Self-Publishing Offers No Hassle and Big Potential Profits. Is It For You?
A New Yorker cartoon shows a surgeon and a nurse looking down on a patient on an operating table. The doctor is holding a book. The caption reads: “He said he had a book in him.”
That wannabe author is not alone except for one difference. Each year, hundreds of thousands of books are produced without surgery. Getting it out or writing the book is not the major issue for most authors. Historically, though, the big question for authors has been, “Will my book get published?” But now, with the surge of an explosively growing self-publishing industry, the question is not will it get published but “Will I land my book with a prestigious or even not so prestigious, traditional publisher, or will I go the self-publishing route?”
That’s not a simple choice for most writers — and for many, it’s not a choice at all. Merely mention self-publishing to some authors and you’re likely to get a cringe reaction. “No, no , no!” they will thunder, “I want a ‘real publisher.’ ”
I’m guilty of that myself. Talking recently with colleagues at a professional meeting, I mentioned that I had published a book on the subject we were discussing. “Was it self-published?” one of them asked. I felt insulted and immediately countered that I had published with a major top-notch publisher (a slight exaggeration).
That some self-published books have sold well, that a small number have even become best sellers, and that successful self-published books are increasingly picked up by literary agents and sold to traditional publishers, does not always penetrate the thick wall of resistance. Why? Self-publishing still carries the taint of what used to be called “vanity publishing.” Vanity books were thought to have little merit; they served primarily to inflate the writers’ egos by allowing them to call themselves “Authors.” Even the expense did not deter the vanity writer. In the days before advanced “print-on-demand” technology made it possible to produce books at extremely low cost, vanity publishers charged hefty prices to produce a book. Moreover, authors were often required to buy substantial number of copies of their books, if not the entire print run. (Popular legend says that thousands of these vanity books decorate garages throughout America).
Today’s self-publishing has come a long way from the days of vanity publishing. That was evident at the recent Self-Publishing Book Expo in New York on October 2, 2010. The sophisticated panel discussions with major editors, agents and authors, as well as the exhibits, which included self- publishing companies, authors, and firms offering ancillary services (editing, marketing, reviews, etc.), screamed out: “We are contenders and we are here to stay.”
As I snooped around and listened in on conversations at the Expo, I noticed that the buzz swirled around a few key questions: “Can a self-publisher distribute, market and sell my book as well as a traditional publisher?” And the most burning question,”What will it cost me?”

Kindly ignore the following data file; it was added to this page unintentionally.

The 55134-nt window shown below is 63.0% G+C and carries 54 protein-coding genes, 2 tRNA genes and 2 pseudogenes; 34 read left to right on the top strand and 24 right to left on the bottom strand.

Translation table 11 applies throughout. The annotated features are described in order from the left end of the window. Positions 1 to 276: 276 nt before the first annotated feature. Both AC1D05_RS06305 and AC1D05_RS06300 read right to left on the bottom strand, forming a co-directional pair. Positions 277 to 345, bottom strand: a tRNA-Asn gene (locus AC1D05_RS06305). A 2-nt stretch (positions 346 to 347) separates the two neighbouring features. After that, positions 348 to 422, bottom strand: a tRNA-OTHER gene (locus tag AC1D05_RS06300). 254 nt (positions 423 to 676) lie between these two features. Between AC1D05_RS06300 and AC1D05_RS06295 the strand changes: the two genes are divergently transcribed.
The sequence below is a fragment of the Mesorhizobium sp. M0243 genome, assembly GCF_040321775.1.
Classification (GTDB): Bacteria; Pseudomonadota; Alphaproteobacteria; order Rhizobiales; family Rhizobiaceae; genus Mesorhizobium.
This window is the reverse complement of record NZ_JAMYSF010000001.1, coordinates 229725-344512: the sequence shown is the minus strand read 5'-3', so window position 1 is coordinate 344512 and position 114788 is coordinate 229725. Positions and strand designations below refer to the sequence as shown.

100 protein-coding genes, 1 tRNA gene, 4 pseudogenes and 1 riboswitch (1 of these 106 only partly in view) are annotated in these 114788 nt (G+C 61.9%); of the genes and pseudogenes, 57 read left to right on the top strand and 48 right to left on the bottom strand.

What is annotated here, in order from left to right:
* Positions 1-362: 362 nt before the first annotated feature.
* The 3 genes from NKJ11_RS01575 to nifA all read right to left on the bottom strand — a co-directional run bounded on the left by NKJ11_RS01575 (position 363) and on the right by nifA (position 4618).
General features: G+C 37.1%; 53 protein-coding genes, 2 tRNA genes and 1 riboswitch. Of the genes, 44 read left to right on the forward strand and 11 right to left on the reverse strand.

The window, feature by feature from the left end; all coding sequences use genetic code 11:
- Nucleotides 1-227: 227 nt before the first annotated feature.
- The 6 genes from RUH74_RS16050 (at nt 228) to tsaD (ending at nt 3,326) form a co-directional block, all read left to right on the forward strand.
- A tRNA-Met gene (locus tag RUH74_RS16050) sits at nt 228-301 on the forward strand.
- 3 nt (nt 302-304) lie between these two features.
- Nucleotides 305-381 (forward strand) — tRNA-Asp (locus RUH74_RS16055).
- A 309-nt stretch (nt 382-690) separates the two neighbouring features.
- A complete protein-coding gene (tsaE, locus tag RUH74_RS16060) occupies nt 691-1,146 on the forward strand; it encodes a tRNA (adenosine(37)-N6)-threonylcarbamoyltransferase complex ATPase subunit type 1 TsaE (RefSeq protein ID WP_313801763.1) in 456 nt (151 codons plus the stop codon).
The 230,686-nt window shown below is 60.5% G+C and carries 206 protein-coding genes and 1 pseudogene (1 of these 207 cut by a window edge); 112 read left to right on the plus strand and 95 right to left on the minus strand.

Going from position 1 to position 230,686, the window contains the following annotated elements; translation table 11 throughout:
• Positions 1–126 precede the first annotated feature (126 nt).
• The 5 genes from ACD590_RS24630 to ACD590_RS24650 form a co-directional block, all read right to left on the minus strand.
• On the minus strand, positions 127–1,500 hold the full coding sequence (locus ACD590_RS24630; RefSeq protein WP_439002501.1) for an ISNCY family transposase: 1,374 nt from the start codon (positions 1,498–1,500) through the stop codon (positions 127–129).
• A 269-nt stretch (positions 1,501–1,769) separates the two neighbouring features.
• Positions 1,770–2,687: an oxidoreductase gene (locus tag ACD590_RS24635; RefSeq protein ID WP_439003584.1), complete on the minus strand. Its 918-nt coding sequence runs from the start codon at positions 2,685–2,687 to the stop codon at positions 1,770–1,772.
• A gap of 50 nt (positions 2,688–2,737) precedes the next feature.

Many self-publishing companies, including CreateSpace, the self-publishing arm of Amazon.com, say that there is virtually no cost to the author to create a book and make it available for sale by print on demand — just about $5 for the hard copy proof, according to CreateSpace.
To probe the cost question, and many other “too good to be true” advertised features of self-publishing, I spent an hour with Aaron Rosenstein, Senior Marketing Manager of CreateSpace. On the matter of the “vanity taint,” Rosenstein isn’t concerned. “It depends on who you ask — it’s changing,” he said. “Everyone is getting into the game — they see and like the opportunities and the vast distribution channels and networks in the digital world — especially if you know how to navigate it.” He pointed to the fact that hundreds of thousands of books are self-published each year. The numbers, he said, suggest that writers have largely gotten over the taint. He may be right that a sea change is under way. According to Bowker, the company that tracks industry statistics, in 2008 the number of on-demand books published grew to 285,394 compared to 123,276 in 2007, a 132% increase. And the trajectory is expected to continue sharply upward.
Now to the main chase: Does it really cost very little for the author to get a book ready to sell and ship with print on demand? “Yes, that’s correct,” Rosenstein said. “The total cost for a print-on-demand shipping-ready book with cover, binding and all is typically about $5 for the proof; the price will vary slightly depending on the number of pages, size of the book and optional upgrades. And we provide a link for an author to get an ISBN number, the international standard book number used by booksellers, libraries, universities, wholesalers and distributors.”